“Hidden Valley has some of the best beginner terrain on the East Coast,” Buchan said. “It’s a great place for little ones to learn to ski or snowboard, in a very family-friendly atmosphere.”
At Hidden Valley, there are 26 slopes and trails, two terrain parks, and snow tubing, as well.
A snow tubing package starts at $95 per person, per night, and is available Thursday through Sunday, from Jan. 5 to March 6, according to the resort website.
For info on this snow tubing package, or for information on the Highlands Ski Package, that includes activities at the three resorts of Hidden Valley, Seven Springs and Laurel Mountain, call 866-437-1300.
Hidden Valley Resort is only a 25-mile drive to Laurel Mountain, or a 15-mile drive to Seven Springs, Buchan said.
For more info on the resort, visit hiddenvalleyresort.com, or call 814-443-8000.
Oglebay slopes convenient
At Oglebay Resort in Wheeling, there are opportunities for beginners to learn to ski, and for locals to get in a good workout and to hone their skiing skills, said Rico Coville, director of golf, skiing and tennis.
“It’s a convenient place to drop off the kids, and a good place for adults to come and get a good cardio workout,” he said. There’s now a three-chair lift, ski and snowboarding lessons and clinics, and a terrain park, as well. “We have a small terrain park for kids to jump, or advanced skiers to slide across, to do some jumps and tricks.”
Once the conditions are good — hopefully by mid-December — then it will be the easiest place for Ohio Valley residents get their winter sports fix. The slopes will be open on Fridays, Saturdays and Sundays only, with the exception of some special events planned for some Thursdays, Coville said.
There are season passes to purchase, as well as daily lift tickets. For example, daily lift tickets cost $22-$26 per adult and $16-$21 for children, depending on the day of the week, all plus tax.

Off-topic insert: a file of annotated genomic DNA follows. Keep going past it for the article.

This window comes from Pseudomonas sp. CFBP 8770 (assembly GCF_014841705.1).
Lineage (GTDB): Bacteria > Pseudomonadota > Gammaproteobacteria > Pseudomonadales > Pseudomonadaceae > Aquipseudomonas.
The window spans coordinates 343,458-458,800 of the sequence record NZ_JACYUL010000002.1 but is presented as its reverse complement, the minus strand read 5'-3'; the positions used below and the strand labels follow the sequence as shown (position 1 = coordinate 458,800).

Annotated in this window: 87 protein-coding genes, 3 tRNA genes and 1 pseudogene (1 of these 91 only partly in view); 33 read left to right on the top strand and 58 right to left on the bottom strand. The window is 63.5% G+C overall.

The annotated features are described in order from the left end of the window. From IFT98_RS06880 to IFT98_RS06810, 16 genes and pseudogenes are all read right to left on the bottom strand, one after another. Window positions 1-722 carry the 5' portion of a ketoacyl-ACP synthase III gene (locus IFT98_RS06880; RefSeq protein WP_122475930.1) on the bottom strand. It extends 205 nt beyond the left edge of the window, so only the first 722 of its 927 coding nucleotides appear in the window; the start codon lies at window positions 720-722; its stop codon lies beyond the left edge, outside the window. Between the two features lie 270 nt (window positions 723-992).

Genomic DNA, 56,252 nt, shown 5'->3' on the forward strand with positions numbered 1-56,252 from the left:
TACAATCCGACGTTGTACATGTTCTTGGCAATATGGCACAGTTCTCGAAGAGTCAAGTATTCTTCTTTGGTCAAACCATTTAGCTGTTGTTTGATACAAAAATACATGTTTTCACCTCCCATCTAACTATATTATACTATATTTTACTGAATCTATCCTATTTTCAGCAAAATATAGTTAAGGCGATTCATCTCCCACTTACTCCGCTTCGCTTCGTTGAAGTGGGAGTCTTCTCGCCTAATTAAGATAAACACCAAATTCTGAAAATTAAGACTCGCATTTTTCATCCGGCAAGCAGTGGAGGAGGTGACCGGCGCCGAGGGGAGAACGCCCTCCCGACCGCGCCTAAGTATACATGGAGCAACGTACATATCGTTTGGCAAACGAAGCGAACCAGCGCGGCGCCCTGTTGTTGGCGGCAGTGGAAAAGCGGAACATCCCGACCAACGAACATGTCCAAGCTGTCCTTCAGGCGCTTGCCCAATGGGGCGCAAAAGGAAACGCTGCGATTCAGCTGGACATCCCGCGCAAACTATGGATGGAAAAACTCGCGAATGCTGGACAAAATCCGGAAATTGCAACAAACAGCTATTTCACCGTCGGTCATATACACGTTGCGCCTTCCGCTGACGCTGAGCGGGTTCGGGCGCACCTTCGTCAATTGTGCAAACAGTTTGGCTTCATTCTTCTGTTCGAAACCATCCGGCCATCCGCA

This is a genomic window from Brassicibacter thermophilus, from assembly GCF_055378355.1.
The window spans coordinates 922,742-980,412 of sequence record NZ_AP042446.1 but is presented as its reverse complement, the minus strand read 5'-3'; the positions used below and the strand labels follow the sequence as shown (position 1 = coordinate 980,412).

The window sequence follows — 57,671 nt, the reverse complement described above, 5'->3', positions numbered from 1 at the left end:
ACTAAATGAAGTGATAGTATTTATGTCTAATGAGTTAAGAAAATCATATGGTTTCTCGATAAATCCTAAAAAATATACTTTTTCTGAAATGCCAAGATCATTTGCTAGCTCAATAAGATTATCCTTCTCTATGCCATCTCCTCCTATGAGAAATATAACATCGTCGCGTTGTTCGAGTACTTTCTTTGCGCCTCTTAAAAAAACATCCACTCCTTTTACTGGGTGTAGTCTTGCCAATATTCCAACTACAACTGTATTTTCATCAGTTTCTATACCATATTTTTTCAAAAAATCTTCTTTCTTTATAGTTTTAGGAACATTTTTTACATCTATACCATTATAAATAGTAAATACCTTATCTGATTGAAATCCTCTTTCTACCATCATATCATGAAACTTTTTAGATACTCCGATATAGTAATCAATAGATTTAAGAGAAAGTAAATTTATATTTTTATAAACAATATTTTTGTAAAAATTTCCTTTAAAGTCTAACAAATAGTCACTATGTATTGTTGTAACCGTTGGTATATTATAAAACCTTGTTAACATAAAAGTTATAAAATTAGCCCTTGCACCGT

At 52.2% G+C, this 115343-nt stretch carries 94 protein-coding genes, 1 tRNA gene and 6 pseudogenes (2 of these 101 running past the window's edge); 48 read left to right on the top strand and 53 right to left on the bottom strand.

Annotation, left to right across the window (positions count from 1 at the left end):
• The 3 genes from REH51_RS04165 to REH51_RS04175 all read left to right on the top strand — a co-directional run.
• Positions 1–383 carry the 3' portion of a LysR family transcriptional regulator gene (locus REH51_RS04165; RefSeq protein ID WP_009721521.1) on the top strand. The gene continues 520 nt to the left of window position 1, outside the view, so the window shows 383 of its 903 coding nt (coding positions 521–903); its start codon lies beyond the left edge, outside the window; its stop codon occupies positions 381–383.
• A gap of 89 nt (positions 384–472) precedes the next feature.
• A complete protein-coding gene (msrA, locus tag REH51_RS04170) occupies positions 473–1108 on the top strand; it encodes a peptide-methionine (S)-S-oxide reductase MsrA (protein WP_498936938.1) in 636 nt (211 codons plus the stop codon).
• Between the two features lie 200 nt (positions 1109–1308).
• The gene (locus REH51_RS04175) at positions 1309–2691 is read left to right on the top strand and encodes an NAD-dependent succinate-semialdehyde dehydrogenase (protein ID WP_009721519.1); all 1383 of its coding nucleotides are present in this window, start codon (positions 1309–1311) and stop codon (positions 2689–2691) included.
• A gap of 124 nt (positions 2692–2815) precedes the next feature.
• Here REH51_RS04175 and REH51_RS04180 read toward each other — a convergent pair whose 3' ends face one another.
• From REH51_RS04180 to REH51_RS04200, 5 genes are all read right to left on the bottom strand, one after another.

And there are groups 5 or 10 visits to purchase. For five visits, adults will pay $89 plus tax, and a child under ages 17 and under, $69 plus tax, Coville said. For 10 visits, it costs $99 per child, and $129 per adult, plus tax.
Rental equipment costs an additional $22-$28 for adults, depending on the day of the week, but rentals are at no cost for children, he said. Oglebay is known for its hour-long ski and snowboard clinics for kids, held at 9:30 a.m. (ski) and 10 a.m. (snowboard), on Saturdays, Coville said.
For more info, visit ski.oglebay-resort.com, or call 800-624-6988.
Mad River rises from
After a fire burned down its lodge last year, Mad River Mountain in Zanesville, Ohio, is making a comeback and is bigger than ever, in this, its 55th season, including a new, $6.5 million lodge with a loft bar-and-dining area seating 300, where there will be live music on Saturday nights, and a disc jockey on Fridays, said Mike Mihnovets, marketing and events manager. Another dining area seats 800, he said.
While there’s no lodging at Mad River, visitors can find plenty in nearby Belle Fountain and Marysville, he said.
The resort will be open for skiing from 10 a.m. to 9:30 p.m. Mondays through Thursdays; From 10 a.m. to 2 a.m. Fridays; from 9 a.m. to 2 a.m. Saturdays, and 9 a.m. to 9:30 p.m. Sundays.
Continuing this year is the resort’s Adventure Place, with four different programs for children, including programs in the weekend Discovery Ski and Board, ski lessons session for kids, available for either a half-day or full-day. Parents can drop off the kids from 10 a.m. to noon, or 10 a.m. to 3:30 p.m. The cost, for example, $70 for a half-day, includes lift tickets and ski rentals, Mihnovets said.
Mad River’s separate entity, Avalanche Tubing Park, boasts 10 tubing lanes, or trails, and will be open Thursday through Sunday, as well as some holidays, Mihnovets said.
For more info, call Mad River Mountain at 800-231-7669, or visit skimadriver.com.